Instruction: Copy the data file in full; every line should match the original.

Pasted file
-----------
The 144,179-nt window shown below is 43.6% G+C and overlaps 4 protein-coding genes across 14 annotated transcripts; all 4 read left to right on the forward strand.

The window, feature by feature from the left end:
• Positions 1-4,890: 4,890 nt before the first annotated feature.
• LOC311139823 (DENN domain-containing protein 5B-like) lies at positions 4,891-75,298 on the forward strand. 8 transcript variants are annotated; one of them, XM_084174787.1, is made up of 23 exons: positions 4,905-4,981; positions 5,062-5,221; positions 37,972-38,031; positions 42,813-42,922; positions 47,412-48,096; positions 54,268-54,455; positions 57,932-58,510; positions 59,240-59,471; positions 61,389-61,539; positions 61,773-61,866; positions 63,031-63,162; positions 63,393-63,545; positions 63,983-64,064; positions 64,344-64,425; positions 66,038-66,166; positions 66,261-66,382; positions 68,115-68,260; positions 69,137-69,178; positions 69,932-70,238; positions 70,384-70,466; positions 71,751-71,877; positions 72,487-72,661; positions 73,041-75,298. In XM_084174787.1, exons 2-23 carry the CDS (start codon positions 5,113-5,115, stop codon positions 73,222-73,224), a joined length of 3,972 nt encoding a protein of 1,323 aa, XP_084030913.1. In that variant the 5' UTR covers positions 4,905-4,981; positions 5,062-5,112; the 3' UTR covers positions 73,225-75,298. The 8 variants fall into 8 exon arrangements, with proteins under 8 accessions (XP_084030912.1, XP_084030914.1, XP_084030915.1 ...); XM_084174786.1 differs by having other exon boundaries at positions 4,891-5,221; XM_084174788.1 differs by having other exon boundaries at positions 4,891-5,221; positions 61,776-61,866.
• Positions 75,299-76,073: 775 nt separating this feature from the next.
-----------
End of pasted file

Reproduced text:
The 144,179-nt window shown below is 43.6% G+C and overlaps 4 protein-coding genes across 14 annotated transcripts; all 4 read left to right on the forward strand.

The window, feature by feature from the left end:
• Positions 1-4,890: 4,890 nt before the first annotated feature.
• LOC311139823 (DENN domain-containing protein 5B-like) lies at positions 4,891-75,298 on the forward strand. 8 transcript variants are annotated; one of them, XM_084174787.1, is made up of 23 exons: positions 4,905-4,981; positions 5,062-5,221; positions 37,972-38,031; positions 42,813-42,922; positions 47,412-48,096; positions 54,268-54,455; positions 57,932-58,510; positions 59,240-59,471; positions 61,389-61,539; positions 61,773-61,866; positions 63,031-63,162; positions 63,393-63,545; positions 63,983-64,064; positions 64,344-64,425; positions 66,038-66,166; positions 66,261-66,382; positions 68,115-68,260; positions 69,137-69,178; positions 69,932-70,238; positions 70,384-70,466; positions 71,751-71,877; positions 72,487-72,661; positions 73,041-75,298. In XM_084174787.1, exons 2-23 carry the CDS (start codon positions 5,113-5,115, stop codon positions 73,222-73,224), a joined length of 3,972 nt encoding a protein of 1,323 aa, XP_084030913.1. In that variant the 5' UTR covers positions 4,905-4,981; positions 5,062-5,112; the 3' UTR covers positions 73,225-75,298. The 8 variants fall into 8 exon arrangements, with proteins under 8 accessions (XP_084030912.1, XP_084030914.1, XP_084030915.1 ...); XM_084174786.1 differs by having other exon boundaries at positions 4,891-5,221; XM_084174788.1 differs by having other exon boundaries at positions 4,891-5,221; positions 61,776-61,866.
• Positions 75,299-76,073: 775 nt separating this feature from the next.